Thursday, Sept. 11 at the St. Anthony Main Theater: MinnAnimate 3. Our annual festival of animated shorts by mostly Minnesota animators (with a few from South Dakota and Wisconsin, close enough) features more than 30 films by artists ranging in age from 7 to 70. Here’s the trailer, and here’s the program. 7 p.m. FMI and tickets ($5–$8.50).

Thursday, Sept. 11 at the Walker: Performing Arts Season Preview. We page through the annual Performing Arts Season brochure as if it were the Nieman Marcus Christmas Book. From September through June, it’s a bounty of dance, music, theater, film, performance art, commissions, collaborations, and premieres. The annual Choreographers’ Evening, curated by Kenna Cottman? Yes, please. Jack DeJohnette, Muhal Richard Abrams, Larry Gray, Roscoe Mitchell and Henry Threadgill together on the same stage? Wow! An opera about Edgar Allan Poe’s last days? Bring it on. A music/theater piece about the conceptual world opened up by quantum theory? Well … hmm. From the sublime to the puzzling, this series has it all. Performing arts curator Philip Bither will walk you through it, complete with personal anecdotes and videos from the artists. Here’s the trailer. 7 p.m. in the McGuire Theater. Free, and followed by a champagne toast onstage.

Thursday–Sunday, Sept. 11–14 at Northern Clay Center: American Pottery Festival. NCC’s annual fundraiser is also a one-of-a-kind opportunity to view and shop for pottery by artists from across the U.S. FMI, schedule and tickets ($5 Saturday and Sunday, $25 opening night benefit sale and party).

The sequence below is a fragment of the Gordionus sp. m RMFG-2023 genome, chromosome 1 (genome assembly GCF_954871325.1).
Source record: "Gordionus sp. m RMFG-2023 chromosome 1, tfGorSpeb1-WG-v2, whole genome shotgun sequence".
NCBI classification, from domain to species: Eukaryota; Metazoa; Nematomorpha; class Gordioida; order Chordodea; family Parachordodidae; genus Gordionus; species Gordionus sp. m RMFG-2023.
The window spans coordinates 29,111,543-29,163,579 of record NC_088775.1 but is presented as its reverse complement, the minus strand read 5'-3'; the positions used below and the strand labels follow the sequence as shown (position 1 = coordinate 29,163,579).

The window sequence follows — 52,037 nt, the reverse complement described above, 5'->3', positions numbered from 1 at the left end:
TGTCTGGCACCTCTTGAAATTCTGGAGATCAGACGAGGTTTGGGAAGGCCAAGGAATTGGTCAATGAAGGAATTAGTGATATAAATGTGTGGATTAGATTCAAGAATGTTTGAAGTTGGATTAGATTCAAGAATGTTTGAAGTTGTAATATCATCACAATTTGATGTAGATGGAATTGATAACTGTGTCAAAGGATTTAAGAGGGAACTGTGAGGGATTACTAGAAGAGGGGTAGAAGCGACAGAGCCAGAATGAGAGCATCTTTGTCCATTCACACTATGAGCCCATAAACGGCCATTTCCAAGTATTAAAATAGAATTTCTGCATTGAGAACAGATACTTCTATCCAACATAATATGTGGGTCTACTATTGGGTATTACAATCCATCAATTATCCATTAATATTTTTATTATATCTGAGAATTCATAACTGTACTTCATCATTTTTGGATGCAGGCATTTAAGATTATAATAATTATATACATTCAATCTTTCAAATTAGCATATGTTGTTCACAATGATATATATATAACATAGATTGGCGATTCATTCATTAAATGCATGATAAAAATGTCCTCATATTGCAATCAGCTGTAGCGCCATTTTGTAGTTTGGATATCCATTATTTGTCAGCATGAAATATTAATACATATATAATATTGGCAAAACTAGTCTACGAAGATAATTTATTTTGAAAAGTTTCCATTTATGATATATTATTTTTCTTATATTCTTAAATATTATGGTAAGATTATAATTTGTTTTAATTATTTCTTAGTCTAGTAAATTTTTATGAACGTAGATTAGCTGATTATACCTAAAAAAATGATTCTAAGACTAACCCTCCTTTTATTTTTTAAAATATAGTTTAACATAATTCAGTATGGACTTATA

Friday, Sept. 12 at the Minnesota Landscape Arboretum: “Nature,” an outdoor walking play. Sitting is bad for us anyway, and if the weather holds, this should be a combination of good theater and exercise. Created with Twin Cities writer, actor and producer Tyson Forbes, a direct descendant of Ralph Waldo Emerson, featuring a cast of 10 actors, “Nature” is a mythic telling of Emerson and Thoreau’s mutual love affair with the natural world. Bagpipes, ancient flutes, drums and choral arrangements are woven into the script, with compositions by Dick Hensold. 5 p.m. FMI, schedule and tickets ($15–$25). Arboretum admission included in ticket price. Through Oct. 12.

Friday, Sept. 12 at Weinstein Gallery: Opening reception for “Vera Lutter: Venice.” Ghostly photographs of canals, gondolas, palazzos, and the Basilica San Marco, taken during high-water season with a pinhole camera or camera obscura (an apartment with blacked-out windows). This will be the first solo show of Lutter’s work in Minneapolis. Meet her at the reception. 6–8 p.m. FMI. Free. Through Oct. 24.

Friday, Sept. 12 at the Parkway Theater: “Color Me Obsessed.” The director’s cut of Gorman Bechard’s acclaimed 2011 rockumentary about the Replacements screens at the Parkway the night before the band plays Midway Stadium for the first time in 23 years. With live music by Curtiss A and other bands, special mystery guests and merchandise. Proceeds benefit former Replacements guitarist Slim Dunlap, who was sidelined by a severe stroke in 2012. Here’s a teaser. 4817 Chicago Ave. S., Minneapolis. 7 p.m. Tickets here ($12).